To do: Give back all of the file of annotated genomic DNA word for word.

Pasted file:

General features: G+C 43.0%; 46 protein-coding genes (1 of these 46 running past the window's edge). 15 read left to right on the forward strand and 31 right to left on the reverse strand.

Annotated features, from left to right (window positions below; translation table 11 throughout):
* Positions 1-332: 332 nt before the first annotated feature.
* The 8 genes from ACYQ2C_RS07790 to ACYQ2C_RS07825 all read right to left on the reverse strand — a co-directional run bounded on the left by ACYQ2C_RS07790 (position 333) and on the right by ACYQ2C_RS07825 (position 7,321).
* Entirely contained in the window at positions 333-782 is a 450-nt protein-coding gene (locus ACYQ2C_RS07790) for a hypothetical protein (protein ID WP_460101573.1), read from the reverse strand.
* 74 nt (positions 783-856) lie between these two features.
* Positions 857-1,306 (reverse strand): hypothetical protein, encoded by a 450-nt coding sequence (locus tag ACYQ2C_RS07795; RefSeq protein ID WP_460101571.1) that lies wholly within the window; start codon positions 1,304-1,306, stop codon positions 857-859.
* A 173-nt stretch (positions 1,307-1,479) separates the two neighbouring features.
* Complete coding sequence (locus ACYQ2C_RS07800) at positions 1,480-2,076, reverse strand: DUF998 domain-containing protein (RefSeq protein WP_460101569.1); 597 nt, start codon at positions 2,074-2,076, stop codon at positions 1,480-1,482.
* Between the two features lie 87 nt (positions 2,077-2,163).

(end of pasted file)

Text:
General features: G+C 43.0%; 46 protein-coding genes (1 of these 46 running past the window's edge). 15 read left to right on the forward strand and 31 right to left on the reverse strand.

Annotated features, from left to right (window positions below; translation table 11 throughout):
* Positions 1-332: 332 nt before the first annotated feature.
* The 8 genes from ACYQ2C_RS07790 to ACYQ2C_RS07825 all read right to left on the reverse strand — a co-directional run bounded on the left by ACYQ2C_RS07790 (position 333) and on the right by ACYQ2C_RS07825 (position 7,321).
* Entirely contained in the window at positions 333-782 is a 450-nt protein-coding gene (locus ACYQ2C_RS07790) for a hypothetical protein (protein ID WP_460101573.1), read from the reverse strand.
* 74 nt (positions 783-856) lie between these two features.
* Positions 857-1,306 (reverse strand): hypothetical protein, encoded by a 450-nt coding sequence (locus tag ACYQ2C_RS07795; RefSeq protein ID WP_460101571.1) that lies wholly within the window; start codon positions 1,304-1,306, stop codon positions 857-859.
* A 173-nt stretch (positions 1,307-1,479) separates the two neighbouring features.
* Complete coding sequence (locus ACYQ2C_RS07800) at positions 1,480-2,076, reverse strand: DUF998 domain-containing protein (RefSeq protein WP_460101569.1); 597 nt, start codon at positions 2,074-2,076, stop codon at positions 1,480-1,482.
* Between the two features lie 87 nt (positions 2,077-2,163).